Trafficking and Human Rights

Trafficking and Human Rights

European and Asia-Pacific Perspectives

Edited by Leslie Holmes

Human trafficking is widely considered to be the fastest growing branch of trafficking. It has moved rapidly up the agenda of states and international organisations since the early-1990s, not only because of this growth, but also as its implications for security and human rights have become clearer. This fascinating study by European and Australian specialists provides original research findings on human trafficking, with particular reference to Europe, South-East Asia and Australia. A major focus is on how many states and organisations act in ways that undermine trafficking victims’ rights.

Chapter 5: ‘Boys will be Boys’: Human Trafficking and UN Peacekeeping in Bosnia and Kosovo

Olivera Simic

Subjects: asian studies, asian law, development studies, migration, law - academic, asian law, human rights, politics and public policy, human rights, international relations, social policy and sociology, migration

Extract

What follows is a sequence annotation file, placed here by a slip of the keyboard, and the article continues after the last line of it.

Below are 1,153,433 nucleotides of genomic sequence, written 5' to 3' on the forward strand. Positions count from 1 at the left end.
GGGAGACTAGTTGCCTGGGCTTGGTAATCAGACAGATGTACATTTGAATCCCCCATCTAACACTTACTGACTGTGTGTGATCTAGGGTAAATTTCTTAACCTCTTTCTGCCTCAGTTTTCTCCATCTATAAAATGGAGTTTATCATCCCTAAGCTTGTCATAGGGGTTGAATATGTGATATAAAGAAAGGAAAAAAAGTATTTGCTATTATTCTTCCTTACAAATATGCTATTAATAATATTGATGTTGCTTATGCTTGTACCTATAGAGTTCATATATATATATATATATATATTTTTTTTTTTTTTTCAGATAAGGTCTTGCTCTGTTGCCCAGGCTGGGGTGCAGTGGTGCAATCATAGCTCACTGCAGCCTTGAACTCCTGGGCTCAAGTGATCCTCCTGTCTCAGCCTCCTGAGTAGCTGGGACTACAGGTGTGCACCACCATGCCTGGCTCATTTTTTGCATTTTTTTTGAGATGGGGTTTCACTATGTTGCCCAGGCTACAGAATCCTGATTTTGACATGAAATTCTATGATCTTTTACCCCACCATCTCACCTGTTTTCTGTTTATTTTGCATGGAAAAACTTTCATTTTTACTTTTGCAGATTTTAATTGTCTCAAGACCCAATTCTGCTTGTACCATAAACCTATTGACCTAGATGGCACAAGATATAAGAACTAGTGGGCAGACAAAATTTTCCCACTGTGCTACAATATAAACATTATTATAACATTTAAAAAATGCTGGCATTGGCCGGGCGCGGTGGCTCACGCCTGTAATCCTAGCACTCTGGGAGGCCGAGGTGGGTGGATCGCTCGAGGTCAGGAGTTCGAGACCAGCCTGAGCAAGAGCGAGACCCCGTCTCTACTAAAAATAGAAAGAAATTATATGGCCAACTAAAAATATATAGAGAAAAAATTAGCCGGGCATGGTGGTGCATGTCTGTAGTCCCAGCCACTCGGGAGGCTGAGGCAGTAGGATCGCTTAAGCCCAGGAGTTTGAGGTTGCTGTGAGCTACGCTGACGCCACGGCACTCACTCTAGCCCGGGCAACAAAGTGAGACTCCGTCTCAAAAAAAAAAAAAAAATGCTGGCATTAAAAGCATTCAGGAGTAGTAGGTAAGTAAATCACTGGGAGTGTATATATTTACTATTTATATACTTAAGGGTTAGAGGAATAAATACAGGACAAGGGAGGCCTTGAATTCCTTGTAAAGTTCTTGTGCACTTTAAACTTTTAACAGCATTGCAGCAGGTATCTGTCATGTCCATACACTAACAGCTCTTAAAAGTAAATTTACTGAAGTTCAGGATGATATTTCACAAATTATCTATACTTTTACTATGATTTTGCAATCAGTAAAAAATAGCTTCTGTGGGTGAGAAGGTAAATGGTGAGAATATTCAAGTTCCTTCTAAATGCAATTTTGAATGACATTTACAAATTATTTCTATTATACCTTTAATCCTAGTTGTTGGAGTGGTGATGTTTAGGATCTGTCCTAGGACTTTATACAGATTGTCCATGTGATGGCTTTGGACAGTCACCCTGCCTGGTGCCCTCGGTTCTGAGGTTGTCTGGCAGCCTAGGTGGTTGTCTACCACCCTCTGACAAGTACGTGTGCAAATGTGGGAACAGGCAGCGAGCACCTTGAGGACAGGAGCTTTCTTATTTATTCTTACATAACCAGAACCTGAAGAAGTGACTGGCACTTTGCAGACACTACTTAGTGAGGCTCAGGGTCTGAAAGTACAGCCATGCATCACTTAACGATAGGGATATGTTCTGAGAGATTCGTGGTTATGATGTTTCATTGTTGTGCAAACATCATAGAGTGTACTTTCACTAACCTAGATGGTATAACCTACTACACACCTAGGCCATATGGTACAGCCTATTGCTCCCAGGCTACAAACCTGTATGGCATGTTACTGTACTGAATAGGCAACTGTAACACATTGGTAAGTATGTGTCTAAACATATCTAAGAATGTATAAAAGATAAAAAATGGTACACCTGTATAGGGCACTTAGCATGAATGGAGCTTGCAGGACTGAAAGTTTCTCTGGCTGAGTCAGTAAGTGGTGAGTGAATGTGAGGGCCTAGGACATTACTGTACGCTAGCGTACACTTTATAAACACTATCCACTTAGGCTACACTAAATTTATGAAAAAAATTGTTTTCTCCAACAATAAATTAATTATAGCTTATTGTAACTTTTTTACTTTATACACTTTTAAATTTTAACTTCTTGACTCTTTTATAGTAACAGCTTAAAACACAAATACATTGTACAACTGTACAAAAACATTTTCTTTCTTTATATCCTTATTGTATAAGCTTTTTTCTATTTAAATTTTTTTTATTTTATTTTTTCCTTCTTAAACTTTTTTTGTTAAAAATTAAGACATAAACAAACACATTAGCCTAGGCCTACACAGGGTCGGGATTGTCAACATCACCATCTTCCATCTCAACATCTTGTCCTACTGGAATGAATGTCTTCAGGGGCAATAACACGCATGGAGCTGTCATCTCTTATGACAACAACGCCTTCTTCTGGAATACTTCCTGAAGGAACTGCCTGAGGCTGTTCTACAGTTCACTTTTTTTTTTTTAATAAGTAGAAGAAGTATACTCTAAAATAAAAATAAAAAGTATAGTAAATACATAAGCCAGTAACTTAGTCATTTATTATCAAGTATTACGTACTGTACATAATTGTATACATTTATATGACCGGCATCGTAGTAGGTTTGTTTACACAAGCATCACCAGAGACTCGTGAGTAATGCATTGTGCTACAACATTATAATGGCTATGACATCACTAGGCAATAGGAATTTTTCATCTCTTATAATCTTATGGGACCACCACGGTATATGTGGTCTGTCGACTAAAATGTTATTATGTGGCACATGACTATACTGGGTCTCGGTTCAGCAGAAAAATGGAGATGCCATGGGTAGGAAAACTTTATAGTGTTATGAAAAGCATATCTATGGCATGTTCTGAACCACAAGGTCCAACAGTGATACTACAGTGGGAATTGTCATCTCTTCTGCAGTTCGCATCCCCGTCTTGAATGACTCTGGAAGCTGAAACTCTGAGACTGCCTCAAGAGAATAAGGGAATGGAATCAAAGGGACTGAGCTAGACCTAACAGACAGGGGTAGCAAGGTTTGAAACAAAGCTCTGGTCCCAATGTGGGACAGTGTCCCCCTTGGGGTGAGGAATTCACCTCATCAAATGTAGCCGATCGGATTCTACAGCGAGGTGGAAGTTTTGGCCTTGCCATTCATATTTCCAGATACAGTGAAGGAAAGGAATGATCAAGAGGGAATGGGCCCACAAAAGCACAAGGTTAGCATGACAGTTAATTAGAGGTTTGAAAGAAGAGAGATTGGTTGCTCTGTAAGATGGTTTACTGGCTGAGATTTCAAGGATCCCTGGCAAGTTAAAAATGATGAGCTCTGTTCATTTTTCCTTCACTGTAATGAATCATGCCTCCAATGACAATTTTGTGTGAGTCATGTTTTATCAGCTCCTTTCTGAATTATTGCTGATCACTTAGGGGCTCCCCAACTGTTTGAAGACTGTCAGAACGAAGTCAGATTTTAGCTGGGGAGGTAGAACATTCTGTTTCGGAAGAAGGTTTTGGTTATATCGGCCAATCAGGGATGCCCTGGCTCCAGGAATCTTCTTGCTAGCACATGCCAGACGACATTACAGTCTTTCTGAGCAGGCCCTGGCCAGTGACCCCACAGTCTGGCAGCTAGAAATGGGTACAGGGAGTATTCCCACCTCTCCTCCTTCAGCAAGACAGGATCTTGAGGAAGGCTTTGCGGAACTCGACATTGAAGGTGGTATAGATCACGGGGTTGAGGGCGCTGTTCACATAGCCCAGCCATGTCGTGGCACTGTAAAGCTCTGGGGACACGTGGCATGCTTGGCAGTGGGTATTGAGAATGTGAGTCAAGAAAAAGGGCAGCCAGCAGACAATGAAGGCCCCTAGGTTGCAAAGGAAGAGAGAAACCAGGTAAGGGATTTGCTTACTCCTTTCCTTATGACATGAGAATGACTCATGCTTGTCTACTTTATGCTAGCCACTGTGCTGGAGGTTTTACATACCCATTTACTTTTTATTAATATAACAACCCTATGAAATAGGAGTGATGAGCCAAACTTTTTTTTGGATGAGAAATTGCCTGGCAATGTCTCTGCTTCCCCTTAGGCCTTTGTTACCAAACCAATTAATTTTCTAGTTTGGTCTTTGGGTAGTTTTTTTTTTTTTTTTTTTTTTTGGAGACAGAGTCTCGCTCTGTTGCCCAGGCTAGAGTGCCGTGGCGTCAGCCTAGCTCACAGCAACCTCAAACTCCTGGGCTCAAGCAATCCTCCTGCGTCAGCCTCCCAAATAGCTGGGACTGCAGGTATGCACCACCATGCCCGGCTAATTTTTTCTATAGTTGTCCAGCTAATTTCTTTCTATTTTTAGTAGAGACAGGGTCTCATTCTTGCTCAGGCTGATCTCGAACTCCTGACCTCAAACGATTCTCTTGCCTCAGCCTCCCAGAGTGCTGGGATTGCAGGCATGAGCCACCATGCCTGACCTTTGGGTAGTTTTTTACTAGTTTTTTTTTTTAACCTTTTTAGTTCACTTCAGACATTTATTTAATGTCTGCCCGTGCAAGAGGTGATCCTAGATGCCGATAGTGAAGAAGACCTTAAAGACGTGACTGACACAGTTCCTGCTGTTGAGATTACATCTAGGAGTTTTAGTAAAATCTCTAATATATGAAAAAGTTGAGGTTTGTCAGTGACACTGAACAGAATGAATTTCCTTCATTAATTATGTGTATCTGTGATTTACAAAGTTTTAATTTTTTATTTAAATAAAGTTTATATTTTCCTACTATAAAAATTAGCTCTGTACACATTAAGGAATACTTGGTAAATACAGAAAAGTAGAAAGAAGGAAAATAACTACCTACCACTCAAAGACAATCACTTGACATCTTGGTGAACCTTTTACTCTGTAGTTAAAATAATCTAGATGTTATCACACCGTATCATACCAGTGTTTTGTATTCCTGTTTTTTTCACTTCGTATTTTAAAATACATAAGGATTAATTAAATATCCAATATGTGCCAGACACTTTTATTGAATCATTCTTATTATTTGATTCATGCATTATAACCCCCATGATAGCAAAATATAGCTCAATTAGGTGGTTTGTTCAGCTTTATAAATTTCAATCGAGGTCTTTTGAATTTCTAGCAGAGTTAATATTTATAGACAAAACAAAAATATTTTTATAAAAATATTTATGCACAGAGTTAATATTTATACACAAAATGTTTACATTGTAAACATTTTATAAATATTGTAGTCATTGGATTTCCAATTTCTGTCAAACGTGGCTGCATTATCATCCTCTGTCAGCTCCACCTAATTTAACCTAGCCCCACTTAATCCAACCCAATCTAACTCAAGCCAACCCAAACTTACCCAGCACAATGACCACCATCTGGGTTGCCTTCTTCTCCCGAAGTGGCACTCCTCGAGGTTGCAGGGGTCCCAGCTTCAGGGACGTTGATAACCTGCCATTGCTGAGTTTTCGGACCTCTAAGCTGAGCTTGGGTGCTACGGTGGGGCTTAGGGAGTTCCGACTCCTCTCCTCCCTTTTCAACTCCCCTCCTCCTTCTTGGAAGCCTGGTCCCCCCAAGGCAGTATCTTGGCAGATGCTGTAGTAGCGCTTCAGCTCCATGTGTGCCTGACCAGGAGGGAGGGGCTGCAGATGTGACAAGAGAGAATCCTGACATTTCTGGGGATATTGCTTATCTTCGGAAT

Olivera Simic ´ We drove out of the barracks as usual in our military jeep … with a driver’s pass so that no one could become suspicious of us…we drove around and waited until 11 pm, and then drove to the brothel as fast as we could. We called the brothel’s owner that we are coming … the owner opened the gate so we could drive straight into the garage.1 INTRODUCTION The end of the Cold War and the 1990s saw a dramatic increase in United Nations (UN) peacekeeping operations.2 Peacekeeping operations became more ambitious, larger in scale and scope, and more complex to carry out. Consequently, more people have been deployed in peacekeeping operations, and the interactions with local populations respectively increased (UN DPKO 2000: 14). While peacekeeping operations prior to the 1990s were largely military and conducted within a certain political environment, post-Cold War multidimensional operations involve more direct interactions with the local population as a result of its peacebuilding activities. Known also as ‘the second generation’,3 multidimensional peacekeeping operations include social, humanitarian, political and economic components that require relief workers and civilian experts to work alongside soldiers (UN DPKO 2003: 42). Thus, soldiers serving within peacekeeping operations are joined by an increasing number of civilians who are deployed on the mission by the UN or other international or regional agencies.4 The increase in peacekeeping operations was, however, accompanied by the first reports expressing concerns about sexual activities between UN peacekeeping personnel5 and local women and girls, which appeared...

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